RBC Ratios of the Korean Insurance Industry as of late March 2022
The capital adequacy ratio of insurers in Korea has been falling sharply in the midst of rising interest rates. They saw their average risk-based capital (RBC) ratio decline by 36.8%p quarter on quarter to 209.4% at the end of March 2022 due to market interest rate increases. The average RBC ratio of life insurers dropped by 45.6%p to 208.8%, while the ratio of non-life insurers dipped by 20.9%p to 210.5%.
Amid interest rate hikes, the available capital of insurers as of the end of March 2022 amounted to KRW 136.4 trillion, down 15.6% from three months earlier. Higher interest rates caused insurers to suffer a reduction in unrealized gains on available for sale securities, which cut into the book value of their shareholders’ equity. The yield on ten-year Korea Treasury increased to 2.97% at the end of March 2022 from 2.25% at the end of December 2021. Over the same period, there was a decrease of KRW 23.1 trillion in accumulated other comprehensive income.
In the meantime, insurers saw their required capital decrease by 0.9% to KRW 65.1 trillion as of late March 2022 because their credit and market risk amounts shrank, resulting from a fall in invested assets. Quarter on quarter, total invested assets of insurers decreased by 2.9% to KRW 1,044.5 trillion. However, the insurance risk amount grew in lockstep with an increase in net written premiums.
Given that the RBC ratios of insurers in Korea have been mostly trending down recently, solvency capital management has remained one of the biggest challenges for the insurance industry. Many insurers have been under rising pressure in terms of capital strength, with the implementation of IFRS 17 scheduled for 2023 along with a new risk-based capital (RBC) regime called the Korean Insurance Capital Standards (K-ICS), which will require strengthened capital adequacy. In response, insurers have been exploring various options to boost their RBC ratios by reducing capital requirements or increasing available capital.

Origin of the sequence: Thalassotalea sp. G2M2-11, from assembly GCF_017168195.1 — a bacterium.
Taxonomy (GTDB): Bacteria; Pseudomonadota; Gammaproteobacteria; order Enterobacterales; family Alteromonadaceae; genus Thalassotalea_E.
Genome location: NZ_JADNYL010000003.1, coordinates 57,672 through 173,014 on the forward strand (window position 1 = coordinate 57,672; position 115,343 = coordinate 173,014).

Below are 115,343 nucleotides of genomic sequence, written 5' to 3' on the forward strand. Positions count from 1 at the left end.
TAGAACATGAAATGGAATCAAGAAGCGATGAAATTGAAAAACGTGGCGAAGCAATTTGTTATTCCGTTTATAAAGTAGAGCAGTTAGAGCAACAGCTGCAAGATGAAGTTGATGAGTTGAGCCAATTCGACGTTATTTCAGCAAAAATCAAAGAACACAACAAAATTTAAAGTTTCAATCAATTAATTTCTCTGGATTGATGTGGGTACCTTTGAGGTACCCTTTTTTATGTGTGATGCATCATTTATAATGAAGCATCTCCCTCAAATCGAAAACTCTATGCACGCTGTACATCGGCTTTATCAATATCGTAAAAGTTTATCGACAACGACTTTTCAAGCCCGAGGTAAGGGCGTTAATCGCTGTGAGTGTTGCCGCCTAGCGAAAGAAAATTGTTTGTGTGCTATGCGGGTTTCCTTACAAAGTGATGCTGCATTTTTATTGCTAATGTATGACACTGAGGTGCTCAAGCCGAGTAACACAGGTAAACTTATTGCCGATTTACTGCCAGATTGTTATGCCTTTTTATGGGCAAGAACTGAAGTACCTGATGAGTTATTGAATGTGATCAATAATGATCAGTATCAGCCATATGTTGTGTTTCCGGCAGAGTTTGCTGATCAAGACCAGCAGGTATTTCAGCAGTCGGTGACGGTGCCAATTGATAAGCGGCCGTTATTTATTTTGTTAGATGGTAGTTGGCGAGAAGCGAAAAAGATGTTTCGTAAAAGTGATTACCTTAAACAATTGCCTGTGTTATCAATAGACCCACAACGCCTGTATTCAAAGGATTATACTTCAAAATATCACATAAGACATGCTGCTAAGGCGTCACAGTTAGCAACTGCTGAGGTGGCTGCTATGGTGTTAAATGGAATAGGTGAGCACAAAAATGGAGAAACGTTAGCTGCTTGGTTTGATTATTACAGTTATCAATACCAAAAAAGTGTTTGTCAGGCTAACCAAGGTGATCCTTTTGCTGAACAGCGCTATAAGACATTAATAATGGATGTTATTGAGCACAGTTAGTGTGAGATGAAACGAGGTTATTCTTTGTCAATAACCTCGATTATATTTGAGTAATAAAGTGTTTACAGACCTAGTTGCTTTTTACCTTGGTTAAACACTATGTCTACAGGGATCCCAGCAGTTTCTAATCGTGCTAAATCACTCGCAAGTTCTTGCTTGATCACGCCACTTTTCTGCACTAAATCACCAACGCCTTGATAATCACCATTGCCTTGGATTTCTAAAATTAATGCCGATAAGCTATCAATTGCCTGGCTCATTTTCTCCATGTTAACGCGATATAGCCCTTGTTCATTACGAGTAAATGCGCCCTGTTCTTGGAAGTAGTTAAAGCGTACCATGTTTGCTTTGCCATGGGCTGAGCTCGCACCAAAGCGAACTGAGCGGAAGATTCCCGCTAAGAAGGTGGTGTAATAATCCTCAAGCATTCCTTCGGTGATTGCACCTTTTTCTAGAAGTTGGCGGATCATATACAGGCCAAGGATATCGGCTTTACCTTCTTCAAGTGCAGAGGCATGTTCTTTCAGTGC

Against this backdrop, the Financial Services Commission (FSC) has come up with a measure to help insurers who are struggling with plummeting RBC ratios in the wake of interest rate hikes. In June 2022, the FSC issued a statement that insurers will be allowed to release a portion of their surplus under the Liability Adequacy Test (LAT) and recognize it as available capital when calculating RBC ratios. More specifically, they will be able to add up to 40% of the LAT surplus to their available capital to the extent of losses on the valuation of available for sale securities at a time when interest rates are rising.
The RBC ratio of an insurer is a key measure of how financially strong an insurer is, indicating its ability to absorb losses and pay insurance claims to policyholders. It gives insight into the insurer’s cash flow as well as whether this cash flow is adequate enough to meet the company’s liabilities. The lower the RBC ratio, the higher the likelihood that the company will default on its financial obligations.
Insurers are required by law to maintain the ratio at 100% or above in Korea, and their RBC ratios are regularly monitored by the supervisory authorities. In case of any signs of deterioration in the ratio, the financially weakening insurer will be guided to take proactive actions such as more rigorous stress testing and capital raising. The Financial Supervisory Service, which supervises insurance companies in Korea, is responsible for identifying solvency issues of insurers at an early stage and intervening effectively in order to minimize losses to policyholders.